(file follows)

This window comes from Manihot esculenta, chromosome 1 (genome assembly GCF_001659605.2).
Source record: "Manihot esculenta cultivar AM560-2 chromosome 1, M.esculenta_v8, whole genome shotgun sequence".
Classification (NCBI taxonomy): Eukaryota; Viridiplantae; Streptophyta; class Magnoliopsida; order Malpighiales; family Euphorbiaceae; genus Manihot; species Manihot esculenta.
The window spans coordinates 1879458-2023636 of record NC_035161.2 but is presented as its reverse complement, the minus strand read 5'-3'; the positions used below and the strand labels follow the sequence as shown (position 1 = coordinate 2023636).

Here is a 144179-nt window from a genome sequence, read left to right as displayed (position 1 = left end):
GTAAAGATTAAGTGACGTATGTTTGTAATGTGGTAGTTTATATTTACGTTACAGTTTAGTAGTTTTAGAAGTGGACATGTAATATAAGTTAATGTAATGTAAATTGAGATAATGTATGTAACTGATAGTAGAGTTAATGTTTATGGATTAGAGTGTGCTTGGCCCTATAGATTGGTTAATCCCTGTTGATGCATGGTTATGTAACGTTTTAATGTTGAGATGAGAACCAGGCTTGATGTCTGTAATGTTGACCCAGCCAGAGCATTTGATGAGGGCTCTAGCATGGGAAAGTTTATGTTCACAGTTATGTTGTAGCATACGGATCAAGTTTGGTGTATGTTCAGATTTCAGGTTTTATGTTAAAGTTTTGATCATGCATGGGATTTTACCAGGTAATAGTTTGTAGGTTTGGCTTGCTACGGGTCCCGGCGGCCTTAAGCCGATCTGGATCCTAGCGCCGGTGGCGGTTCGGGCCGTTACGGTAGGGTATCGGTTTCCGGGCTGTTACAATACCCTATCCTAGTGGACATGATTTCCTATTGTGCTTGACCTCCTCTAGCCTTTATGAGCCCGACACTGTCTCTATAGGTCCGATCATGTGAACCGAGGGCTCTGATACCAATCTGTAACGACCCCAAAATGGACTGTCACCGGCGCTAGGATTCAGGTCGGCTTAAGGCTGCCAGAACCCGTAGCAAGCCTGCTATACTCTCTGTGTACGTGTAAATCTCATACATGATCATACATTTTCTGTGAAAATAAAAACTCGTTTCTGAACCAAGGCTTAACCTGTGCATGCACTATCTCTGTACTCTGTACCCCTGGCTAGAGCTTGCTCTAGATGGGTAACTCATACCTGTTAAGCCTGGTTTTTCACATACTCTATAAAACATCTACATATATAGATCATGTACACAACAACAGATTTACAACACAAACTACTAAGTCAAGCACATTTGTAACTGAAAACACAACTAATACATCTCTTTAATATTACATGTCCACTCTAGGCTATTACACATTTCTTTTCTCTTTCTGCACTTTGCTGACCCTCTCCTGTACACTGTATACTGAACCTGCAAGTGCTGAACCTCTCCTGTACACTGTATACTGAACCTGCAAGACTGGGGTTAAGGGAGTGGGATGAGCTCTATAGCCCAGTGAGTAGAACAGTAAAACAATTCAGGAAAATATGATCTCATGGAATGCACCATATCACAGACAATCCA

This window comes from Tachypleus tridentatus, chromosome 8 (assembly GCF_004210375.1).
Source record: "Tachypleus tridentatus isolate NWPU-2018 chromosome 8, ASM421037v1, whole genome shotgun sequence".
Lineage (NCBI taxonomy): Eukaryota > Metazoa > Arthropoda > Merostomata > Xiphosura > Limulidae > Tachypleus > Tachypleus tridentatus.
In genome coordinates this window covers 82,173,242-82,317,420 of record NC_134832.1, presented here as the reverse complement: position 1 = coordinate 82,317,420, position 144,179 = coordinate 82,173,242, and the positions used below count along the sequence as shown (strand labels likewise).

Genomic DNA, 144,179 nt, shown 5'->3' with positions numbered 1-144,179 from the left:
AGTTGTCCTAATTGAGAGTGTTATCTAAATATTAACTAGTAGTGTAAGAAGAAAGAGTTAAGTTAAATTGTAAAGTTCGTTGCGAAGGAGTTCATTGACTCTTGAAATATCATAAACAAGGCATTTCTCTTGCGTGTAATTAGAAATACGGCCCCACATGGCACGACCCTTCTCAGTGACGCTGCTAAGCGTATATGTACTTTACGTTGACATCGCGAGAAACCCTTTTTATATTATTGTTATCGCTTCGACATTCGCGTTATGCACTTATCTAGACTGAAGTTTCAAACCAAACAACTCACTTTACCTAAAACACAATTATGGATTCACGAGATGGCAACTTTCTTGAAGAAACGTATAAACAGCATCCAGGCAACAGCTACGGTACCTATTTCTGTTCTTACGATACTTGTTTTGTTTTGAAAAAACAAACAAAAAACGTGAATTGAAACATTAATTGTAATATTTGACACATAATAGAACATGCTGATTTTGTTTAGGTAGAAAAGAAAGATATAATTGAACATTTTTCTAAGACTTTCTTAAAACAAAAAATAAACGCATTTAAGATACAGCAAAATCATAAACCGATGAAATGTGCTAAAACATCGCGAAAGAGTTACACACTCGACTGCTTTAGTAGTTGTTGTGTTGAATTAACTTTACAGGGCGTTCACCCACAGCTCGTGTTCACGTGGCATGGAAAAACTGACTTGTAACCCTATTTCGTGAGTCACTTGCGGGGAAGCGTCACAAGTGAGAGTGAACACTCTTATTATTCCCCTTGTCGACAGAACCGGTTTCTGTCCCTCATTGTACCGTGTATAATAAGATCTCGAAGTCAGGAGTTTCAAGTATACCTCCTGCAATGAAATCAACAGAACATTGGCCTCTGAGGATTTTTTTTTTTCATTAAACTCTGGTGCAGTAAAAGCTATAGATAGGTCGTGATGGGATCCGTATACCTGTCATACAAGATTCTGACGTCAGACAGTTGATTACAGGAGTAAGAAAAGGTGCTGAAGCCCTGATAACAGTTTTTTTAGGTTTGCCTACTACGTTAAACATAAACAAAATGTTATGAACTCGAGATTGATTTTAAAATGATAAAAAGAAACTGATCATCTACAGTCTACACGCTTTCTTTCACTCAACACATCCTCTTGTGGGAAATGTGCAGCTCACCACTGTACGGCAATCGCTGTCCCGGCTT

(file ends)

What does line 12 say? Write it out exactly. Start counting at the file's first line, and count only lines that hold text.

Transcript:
AGTTGTCCTAATTGAGAGTGTTATCTAAATATTAACTAGTAGTGTAAGAAGAAAGAGTTAAGTTAAATTGTAAAGTTCGTTGCGAAGGAGTTCATTGACTCTTGAAATATCATAAACAAGGCATTTCTCTTGCGTGTAATTAGAAATACGGCCCCACATGGCACGACCCTTCTCAGTGACGCTGCTAAGCGTATATGTACTTTACGTTGACATCGCGAGAAACCCTTTTTATATTATTGTTATCGCTTCGACATTCGCGTTATGCACTTATCTAGACTGAAGTTTCAAACCAAACAACTCACTTTACCTAAAACACAATTATGGATTCACGAGATGGCAACTTTCTTGAAGAAACGTATAAACAGCATCCAGGCAACAGCTACGGTACCTATTTCTGTTCTTACGATACTTGTTTTGTTTTGAAAAAACAAACAAAAAACGTGAATTGAAACATTAATTGTAATATTTGACACATAATAGAACATGCTGATTTTGTTTAGGTAGAAAAGAAAGATATAATTGAACATTTTTCTAAGACTTTCTTAAAACAAAAAATAAACGCATTTAAGATACAGCAAAATCATAAACCGATGAAATGTGCTAAAACATCGCGAAAGAGTTACACACTCGACTGCTTTAGTAGTTGTTGTGTTGAATTAACTTTACAGGGCGTTCACCCACAGCTCGTGTTCACGTGGCATGGAAAAACTGACTTGTAACCCTATTTCGTGAGTCACTTGCGGGGAAGCGTCACAAGTGAGAGTGAACACTCTTATTATTCCCCTTGTCGACAGAACCGGTTTCTGTCCCTCATTGTACCGTGTATAATAAGATCTCGAAGTCAGGAGTTTCAAGTATACCTCCTGCAATGAAATCAACAGAACATTGGCCTCTGAGGATTTTTTTTTTTCATTAAACTCTGGTGCAGTAAAAGCTATAGATAGGTCGTGATGGGATCCGTATACCTGTCATACAAGATTCTGACGTCAGACAGTTGATTACAGGAGTAAGAAAAGGTGCTGAAGCCCTGATAACAGTTTTTTTAGGTTTGCCTACTACGTTAAACATAAACAAAATGTTATGAACTCGAGATTGATTTTAAAATGATAAAAAGAAACTGATCATCTACAGTCTACACGCTTTCTTTCACTCAACACATCCTCTTGTGGGAAATGTGCAGCTCACCACTGTACGGCAATCGCTGTCCCGGCTT